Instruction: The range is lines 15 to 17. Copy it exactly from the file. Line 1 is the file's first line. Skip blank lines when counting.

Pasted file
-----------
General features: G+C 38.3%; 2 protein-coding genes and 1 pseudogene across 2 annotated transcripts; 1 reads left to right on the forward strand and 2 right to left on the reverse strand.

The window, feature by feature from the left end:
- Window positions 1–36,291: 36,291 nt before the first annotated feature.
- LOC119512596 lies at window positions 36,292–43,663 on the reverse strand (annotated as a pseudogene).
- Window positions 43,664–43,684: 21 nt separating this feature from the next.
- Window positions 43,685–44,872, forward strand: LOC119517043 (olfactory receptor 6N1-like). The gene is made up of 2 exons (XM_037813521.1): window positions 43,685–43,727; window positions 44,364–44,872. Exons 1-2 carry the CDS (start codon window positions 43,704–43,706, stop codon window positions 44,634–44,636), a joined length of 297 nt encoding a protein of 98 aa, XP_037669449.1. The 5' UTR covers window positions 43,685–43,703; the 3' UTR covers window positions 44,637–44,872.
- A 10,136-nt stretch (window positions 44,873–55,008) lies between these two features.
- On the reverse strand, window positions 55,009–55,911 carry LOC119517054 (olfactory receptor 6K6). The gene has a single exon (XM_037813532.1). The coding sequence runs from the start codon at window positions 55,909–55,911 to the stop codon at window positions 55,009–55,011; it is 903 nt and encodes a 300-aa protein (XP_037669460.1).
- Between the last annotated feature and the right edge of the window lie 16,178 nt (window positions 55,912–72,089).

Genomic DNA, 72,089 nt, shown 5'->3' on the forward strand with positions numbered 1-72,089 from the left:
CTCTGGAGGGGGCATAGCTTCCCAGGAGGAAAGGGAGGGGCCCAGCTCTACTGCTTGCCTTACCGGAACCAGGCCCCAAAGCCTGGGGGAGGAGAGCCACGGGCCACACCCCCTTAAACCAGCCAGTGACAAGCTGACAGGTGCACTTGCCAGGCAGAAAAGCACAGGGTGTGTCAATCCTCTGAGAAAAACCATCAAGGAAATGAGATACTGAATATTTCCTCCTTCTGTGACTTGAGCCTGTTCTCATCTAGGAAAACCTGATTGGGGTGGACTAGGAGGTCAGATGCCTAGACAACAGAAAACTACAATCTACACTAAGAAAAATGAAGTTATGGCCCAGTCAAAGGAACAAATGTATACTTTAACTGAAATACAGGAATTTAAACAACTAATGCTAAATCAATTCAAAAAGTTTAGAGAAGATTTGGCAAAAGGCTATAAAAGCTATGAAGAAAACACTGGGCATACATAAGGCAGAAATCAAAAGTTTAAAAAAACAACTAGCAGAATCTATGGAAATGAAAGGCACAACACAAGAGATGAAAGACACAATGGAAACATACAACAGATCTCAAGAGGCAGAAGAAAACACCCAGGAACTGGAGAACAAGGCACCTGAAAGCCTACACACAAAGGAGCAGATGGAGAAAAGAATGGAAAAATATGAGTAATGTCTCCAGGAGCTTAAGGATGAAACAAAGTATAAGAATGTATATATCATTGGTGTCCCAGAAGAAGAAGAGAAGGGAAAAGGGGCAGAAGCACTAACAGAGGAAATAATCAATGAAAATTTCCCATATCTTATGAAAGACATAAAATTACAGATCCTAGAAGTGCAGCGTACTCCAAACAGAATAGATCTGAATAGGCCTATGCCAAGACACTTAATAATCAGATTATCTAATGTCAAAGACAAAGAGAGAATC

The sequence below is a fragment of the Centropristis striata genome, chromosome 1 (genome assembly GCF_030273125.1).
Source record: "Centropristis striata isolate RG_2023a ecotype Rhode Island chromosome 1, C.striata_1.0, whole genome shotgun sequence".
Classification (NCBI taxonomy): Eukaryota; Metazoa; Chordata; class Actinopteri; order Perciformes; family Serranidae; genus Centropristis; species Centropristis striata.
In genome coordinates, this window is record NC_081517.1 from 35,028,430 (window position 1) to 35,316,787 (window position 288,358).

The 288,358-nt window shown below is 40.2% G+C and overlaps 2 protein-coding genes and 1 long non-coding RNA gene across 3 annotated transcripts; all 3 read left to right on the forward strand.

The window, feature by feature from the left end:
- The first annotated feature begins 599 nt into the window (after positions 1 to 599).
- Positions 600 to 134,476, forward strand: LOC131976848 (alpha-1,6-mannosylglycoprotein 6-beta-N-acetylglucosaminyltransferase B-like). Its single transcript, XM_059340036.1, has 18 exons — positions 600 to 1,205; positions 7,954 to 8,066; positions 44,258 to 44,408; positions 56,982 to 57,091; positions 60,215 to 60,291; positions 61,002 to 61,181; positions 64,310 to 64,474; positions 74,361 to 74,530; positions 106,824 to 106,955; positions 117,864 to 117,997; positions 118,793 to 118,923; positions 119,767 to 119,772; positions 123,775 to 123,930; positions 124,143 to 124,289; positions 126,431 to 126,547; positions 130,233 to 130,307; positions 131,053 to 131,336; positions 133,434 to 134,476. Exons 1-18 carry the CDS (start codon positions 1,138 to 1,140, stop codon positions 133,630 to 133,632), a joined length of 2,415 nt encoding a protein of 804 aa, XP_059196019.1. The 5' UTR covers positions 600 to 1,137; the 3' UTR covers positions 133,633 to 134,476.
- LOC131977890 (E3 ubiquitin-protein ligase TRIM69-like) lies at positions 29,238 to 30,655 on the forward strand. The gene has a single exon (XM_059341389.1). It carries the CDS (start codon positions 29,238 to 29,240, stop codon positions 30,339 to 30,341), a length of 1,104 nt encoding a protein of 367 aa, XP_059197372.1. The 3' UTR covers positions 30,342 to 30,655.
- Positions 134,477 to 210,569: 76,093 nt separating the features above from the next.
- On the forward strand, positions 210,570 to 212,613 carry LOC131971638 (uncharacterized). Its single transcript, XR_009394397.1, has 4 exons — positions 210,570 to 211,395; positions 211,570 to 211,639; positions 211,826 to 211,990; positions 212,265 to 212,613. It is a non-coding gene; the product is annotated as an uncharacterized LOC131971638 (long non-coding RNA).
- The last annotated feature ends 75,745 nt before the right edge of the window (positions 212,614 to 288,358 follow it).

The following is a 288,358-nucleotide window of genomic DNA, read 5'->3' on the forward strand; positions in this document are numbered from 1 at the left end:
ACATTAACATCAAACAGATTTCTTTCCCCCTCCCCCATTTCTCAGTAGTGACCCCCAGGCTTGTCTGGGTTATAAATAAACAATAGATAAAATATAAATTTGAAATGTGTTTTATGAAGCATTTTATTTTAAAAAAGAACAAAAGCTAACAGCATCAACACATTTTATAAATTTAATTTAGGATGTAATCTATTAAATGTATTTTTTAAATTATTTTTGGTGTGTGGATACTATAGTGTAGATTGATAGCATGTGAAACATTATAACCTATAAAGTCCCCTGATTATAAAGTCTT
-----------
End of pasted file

In genome coordinates, this window is record NC_081517.1 from 35,028,430 (window position 1) to 35,316,787 (window position 288,358).

The 288,358-nt window shown below is 40.2% G+C and overlaps 2 protein-coding genes and 1 long non-coding RNA gene across 3 annotated transcripts; all 3 read left to right on the forward strand.

The window, feature by feature from the left end: